MIDS Capstone Project Spring 2024

Just.Ethel: Decompiling Software With Neural Machine Translation (NMT)

Just.Ethel aims to empower malware analysts by offering invaluable tools that unravel complex assembly code to help reveal the true intentions behind malware.

Just.Ethel, an innovative web-based platform, bridges the gap between complex assembly code and more accessible high-level languages like C. By leveraging advanced neural machine translation (NMT), we are streamlining the decompilation process, making it faster and more intuitive. Our technology expands the accessibility of cybersecurity expertise beyond specialists proficient in low-level machine code.


In recent years, the cybersecurity landscape has been increasingly dominated by ransomware attacks, with projections suggesting that the global damage costs could surpass $250 billion by 2031. These attacks not only cause significant financial losses but also disrupt operations across various sectors, posing a severe threat to global economic security and stability. The complexity and sophistication of malware have evolved making traditional cybersecurity measures less effective. A critical challenge in this evolving threat landscape is the difficulty in understanding and counteracting malware due to the lack of access to its source code.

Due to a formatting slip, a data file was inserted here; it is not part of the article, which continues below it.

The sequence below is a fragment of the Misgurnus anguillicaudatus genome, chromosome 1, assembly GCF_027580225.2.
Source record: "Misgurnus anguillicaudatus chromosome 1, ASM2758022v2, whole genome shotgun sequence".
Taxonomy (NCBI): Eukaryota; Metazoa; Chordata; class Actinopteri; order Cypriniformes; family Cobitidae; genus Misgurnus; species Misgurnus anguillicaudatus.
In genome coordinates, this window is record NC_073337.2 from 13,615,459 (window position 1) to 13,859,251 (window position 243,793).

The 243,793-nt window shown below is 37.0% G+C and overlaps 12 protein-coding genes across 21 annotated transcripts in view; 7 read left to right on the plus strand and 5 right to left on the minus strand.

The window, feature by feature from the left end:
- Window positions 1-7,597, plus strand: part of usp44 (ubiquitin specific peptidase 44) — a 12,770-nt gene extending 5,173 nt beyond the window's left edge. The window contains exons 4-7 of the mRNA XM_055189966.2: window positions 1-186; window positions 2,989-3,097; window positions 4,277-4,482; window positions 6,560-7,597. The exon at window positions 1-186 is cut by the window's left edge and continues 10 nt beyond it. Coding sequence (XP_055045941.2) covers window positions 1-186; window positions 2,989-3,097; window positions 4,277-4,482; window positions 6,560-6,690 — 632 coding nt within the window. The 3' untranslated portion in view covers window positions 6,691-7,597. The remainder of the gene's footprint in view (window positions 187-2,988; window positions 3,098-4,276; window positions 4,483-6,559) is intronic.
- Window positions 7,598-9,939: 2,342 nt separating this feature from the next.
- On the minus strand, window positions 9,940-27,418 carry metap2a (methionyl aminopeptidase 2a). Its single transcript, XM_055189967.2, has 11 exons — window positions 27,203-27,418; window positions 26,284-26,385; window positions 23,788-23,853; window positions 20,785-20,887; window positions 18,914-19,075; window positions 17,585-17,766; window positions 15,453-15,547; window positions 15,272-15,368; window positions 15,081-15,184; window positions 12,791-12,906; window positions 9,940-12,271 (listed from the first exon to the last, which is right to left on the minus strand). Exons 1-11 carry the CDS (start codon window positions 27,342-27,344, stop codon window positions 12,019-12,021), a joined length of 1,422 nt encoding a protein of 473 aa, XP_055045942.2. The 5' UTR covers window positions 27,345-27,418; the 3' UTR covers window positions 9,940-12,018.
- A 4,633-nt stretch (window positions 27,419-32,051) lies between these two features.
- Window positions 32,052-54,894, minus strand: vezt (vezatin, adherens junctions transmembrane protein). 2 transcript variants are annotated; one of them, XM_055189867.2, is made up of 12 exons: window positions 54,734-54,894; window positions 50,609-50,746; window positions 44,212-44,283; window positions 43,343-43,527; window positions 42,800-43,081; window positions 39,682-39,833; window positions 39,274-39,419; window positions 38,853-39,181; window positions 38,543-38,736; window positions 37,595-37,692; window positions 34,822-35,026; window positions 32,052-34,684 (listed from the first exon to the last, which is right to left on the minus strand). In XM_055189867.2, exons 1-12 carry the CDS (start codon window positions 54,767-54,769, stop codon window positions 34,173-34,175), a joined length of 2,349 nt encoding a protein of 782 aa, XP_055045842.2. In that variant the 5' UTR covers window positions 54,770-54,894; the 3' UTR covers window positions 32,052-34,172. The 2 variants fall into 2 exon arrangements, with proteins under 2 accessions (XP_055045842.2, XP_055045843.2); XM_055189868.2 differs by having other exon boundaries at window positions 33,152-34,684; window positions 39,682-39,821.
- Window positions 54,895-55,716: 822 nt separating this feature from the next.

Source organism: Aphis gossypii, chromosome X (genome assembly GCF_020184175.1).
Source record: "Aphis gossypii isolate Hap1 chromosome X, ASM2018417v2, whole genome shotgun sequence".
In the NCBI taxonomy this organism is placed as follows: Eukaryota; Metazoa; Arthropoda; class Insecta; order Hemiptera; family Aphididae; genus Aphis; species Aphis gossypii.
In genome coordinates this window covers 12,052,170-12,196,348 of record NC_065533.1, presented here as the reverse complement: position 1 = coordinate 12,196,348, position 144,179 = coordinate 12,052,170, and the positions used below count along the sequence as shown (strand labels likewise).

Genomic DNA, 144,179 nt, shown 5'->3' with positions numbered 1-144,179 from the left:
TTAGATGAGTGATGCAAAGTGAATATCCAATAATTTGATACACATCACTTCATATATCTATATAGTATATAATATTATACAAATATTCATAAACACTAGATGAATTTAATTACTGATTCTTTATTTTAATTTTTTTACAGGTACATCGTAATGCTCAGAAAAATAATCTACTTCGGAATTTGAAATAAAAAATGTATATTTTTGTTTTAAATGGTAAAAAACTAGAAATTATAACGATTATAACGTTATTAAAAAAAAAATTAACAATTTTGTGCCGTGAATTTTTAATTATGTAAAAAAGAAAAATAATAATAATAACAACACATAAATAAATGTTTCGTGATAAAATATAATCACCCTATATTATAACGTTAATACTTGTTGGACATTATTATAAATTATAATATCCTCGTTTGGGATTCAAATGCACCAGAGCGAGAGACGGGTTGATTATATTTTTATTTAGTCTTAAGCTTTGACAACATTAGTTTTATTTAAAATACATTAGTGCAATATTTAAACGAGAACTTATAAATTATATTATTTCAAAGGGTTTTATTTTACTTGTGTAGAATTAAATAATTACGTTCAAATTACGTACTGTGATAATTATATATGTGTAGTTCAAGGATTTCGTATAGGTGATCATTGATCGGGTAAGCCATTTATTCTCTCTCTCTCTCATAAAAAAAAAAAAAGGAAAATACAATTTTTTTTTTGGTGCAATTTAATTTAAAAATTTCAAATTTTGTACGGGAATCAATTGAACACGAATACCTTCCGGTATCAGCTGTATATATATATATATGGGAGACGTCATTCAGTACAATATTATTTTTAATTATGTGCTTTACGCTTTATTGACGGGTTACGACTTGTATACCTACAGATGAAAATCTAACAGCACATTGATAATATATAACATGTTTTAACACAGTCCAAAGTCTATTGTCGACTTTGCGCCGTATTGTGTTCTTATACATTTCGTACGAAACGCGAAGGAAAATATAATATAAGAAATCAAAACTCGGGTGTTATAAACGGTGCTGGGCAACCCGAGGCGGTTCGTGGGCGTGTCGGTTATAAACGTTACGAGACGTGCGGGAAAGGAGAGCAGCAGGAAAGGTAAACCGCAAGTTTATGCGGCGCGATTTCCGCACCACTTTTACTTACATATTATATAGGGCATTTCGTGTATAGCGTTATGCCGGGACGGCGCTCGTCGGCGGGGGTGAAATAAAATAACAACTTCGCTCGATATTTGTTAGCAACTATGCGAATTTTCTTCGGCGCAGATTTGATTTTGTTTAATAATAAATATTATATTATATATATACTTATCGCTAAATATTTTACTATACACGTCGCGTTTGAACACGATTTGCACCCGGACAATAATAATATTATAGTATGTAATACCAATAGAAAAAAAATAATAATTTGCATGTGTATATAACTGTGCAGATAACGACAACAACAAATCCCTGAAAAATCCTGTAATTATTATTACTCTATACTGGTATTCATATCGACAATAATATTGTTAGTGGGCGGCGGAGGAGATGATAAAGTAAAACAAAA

Our Work

In response to the escalating threat and sophistication of malware, our team developed Just.Ethel. This innovative system utilizes Neural Machine Translation (NMT) to transform complex assembly code back into its original C source code form, addressing a critical challenge in cybersecurity: the difficulty of analyzing malware without access to its source code. We used a robust dataset from the Beyond the C research which involved in two sources: a smaller set derived from programming competitions and interview sites for model development and testing, and a larger, more comprehensive dataset of 50k projects from Debian Linux, encompassing 2 million functions for the fine-tuning of our final model. 

We compared one NMT model (CodeT5) and one LLM model (GPT-4) assessing them on their ability to translate zero-shot, generate fluent human-like code, and their performance across various sizes of tasks. Our models were evaluated using ROUGE-1 scores, with GPT-4 showing superior performance in generating readable C code from assembly language.

We believe that our product not only makes the reverse engineering process more accessible but also enhances malware analysis capabilities, offering a vital tool in the fight against the evolving cyber threat landscape. 


We would like to extend our gratitude towards Fred Nugen and Korin Reid, our capstone instructors, for their invaluable support and guidance. 

We would also like to thank Mark Long and Jamie Dicken from New Relic for providing subject matter expertise, as well as colleagues at The MITRE Corporation.

More Information



Just.Ethel Website Demo

Just.Ethel: Decompiling Software with Neural Machine Translation (NMT) Website Demo

Just.Ethel Capstone Presentation

Just.Ethel: Decompiling Software With Neural Machine Translation Capstone Presentation | Spring 2024

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Last updated:

April 15, 2024